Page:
- Federal regulators are cracking down on the growing number of procedural disenrollments during ongoing Medicaid redeterminations, warning that states could lose federal funding and face fines if they fail to follow federal requirements, according to a CMS interim final rule published Monday.
- The rule, which takes effect on Wednesday, allows regulators to force states to submit a corrective action plan if they don't comply with monthly reporting or eligibility requirements. If states don't create or follow the plan, the agency can suspend disenrollments, impose monetary penalties and reduce the federal government’s share of Medicaid program costs.
- The latest regulation comes as nearly 11.8 million beneficiaries have been disenrolled from the program for low-income people, according to a tracker by health policy research firm KFF. In states with available data, 71% of people disenrolled were removed for procedural reasons, where beneficiaries are cut for administrative reasons but could still be eligible for Medicaid.
Medicaid enrollment soared during the COVID-19 pandemic as states paused checking eligibility for the safety-net program in return for enhanced federal funding. But that period of continuous enrollment ended in the spring this year, kicking off the redeterminations process that has removed millions from Medicaid.
The federal government has expressed concern about procedural disenrollments and moved to curb them, including ordering states to pause coverage terminations. In September, regulators directed 30 states to halt procedural disenrollments after nearly 500,000 people, including children, were inappropriately removed from Medicaid and the Children’s Health Insurance Program due to issues with the automatic renewal system.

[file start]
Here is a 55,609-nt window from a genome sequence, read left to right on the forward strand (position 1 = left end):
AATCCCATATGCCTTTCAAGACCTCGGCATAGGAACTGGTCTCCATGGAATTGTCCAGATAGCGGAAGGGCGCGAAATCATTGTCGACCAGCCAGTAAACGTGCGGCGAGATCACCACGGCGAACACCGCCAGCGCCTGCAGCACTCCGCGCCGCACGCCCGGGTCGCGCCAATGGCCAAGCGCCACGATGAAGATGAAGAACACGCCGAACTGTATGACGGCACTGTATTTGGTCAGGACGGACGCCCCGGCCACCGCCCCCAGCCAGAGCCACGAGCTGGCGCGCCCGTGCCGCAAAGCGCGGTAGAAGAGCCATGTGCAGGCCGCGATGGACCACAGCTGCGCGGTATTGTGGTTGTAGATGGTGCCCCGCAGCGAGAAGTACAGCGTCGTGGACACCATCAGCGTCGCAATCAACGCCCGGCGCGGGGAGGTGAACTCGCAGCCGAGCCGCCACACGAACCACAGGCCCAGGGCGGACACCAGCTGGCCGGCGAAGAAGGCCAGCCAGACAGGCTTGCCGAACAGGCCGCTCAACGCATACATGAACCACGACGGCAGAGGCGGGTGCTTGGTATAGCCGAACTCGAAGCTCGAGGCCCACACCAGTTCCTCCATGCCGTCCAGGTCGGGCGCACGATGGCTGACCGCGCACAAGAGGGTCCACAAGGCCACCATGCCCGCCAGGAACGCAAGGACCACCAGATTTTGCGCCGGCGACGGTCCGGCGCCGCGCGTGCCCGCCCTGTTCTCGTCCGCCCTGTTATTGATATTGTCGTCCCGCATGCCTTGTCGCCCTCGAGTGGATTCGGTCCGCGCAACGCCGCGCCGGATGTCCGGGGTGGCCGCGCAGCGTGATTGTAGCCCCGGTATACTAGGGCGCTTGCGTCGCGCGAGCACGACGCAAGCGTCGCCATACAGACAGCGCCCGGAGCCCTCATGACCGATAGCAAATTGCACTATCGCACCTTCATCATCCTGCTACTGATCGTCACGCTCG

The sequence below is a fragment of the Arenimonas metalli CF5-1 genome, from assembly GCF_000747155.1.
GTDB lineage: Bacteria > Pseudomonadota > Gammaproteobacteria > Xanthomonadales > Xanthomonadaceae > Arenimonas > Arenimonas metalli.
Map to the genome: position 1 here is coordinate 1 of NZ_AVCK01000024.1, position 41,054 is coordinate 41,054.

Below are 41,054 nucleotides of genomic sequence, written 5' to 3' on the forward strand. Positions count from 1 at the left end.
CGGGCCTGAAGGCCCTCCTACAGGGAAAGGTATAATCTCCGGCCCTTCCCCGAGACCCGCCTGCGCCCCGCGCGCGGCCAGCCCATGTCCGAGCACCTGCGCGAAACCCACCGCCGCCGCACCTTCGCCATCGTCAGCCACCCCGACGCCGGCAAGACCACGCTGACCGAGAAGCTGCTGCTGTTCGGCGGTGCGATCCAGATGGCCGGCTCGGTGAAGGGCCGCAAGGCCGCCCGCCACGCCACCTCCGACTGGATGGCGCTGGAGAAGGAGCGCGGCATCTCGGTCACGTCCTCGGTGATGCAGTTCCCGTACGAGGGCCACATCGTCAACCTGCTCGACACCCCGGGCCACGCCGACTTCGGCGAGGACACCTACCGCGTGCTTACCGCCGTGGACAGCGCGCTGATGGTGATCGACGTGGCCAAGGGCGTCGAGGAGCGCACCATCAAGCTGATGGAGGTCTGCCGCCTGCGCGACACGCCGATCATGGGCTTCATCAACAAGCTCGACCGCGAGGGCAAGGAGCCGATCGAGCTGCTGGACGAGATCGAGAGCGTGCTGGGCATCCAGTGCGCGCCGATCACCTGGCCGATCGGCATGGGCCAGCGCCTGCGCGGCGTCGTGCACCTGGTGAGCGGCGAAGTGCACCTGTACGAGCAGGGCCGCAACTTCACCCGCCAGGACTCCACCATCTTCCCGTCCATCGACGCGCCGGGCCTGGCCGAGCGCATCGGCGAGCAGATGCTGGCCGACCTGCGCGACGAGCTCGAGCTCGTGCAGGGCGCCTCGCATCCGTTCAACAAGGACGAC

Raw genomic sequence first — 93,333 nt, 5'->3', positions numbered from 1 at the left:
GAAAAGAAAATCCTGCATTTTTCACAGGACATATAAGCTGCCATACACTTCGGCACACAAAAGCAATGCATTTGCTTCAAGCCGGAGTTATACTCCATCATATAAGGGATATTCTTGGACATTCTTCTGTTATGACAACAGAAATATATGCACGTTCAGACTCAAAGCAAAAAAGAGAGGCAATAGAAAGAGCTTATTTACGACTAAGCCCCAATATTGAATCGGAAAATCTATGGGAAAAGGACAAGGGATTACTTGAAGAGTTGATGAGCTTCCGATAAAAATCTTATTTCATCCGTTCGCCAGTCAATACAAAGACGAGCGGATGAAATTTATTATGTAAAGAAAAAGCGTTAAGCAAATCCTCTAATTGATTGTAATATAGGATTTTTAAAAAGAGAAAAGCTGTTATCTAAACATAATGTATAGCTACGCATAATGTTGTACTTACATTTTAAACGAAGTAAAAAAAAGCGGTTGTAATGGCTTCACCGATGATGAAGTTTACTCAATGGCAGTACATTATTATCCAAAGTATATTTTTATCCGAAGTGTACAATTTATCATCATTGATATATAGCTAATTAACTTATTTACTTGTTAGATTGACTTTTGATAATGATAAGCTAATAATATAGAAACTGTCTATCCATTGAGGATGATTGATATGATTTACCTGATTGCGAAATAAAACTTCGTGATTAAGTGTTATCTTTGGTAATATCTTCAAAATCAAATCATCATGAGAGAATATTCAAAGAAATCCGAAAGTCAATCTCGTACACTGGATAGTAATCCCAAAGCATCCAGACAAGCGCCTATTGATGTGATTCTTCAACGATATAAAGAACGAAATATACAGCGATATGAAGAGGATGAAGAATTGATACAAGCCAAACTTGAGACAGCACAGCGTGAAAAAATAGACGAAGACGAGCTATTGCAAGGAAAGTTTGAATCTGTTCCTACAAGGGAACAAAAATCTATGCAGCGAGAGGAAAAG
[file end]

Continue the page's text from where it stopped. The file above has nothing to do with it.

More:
States are required to file monthly reports on the redeterminations process. They also have to maintain up-to-date contact information and undertake a “good faith effort” to contact beneficiaries using more than one method before they’re disenrolled.
In the latest interim final rule, which is issued when an agency believes it had cause to publish a final rule without a proposal, the CMS could put states on a corrective action plan if they don’t follow federal guidelines and impose fines of up to $100,000 for each day a state doesn’t comply with a corrective plan. Regulators could also reduce the Federal Medical Assistance Percentage determined for the quarter, which couldn’t exceed one percentage point.
The interim final rule’s publishing comes after the CMS determined the traditional notice-and-comment rulemaking process would take too long, potentially resulting in harm to beneficiaries.
“While we are unable to determine the proportion of individuals who were procedurally disenrolled but continued to meet substantive eligibility criteria, the high rate of procedural disenrollments suggests that the options and strategies that CMS has been working with States to implement through their mitigation plans may not be sufficient to protect the continued enrollment of individuals who continue to meet substantive eligibility criteria,” the interim rule states
Comments on the rule are open until Feb. 2.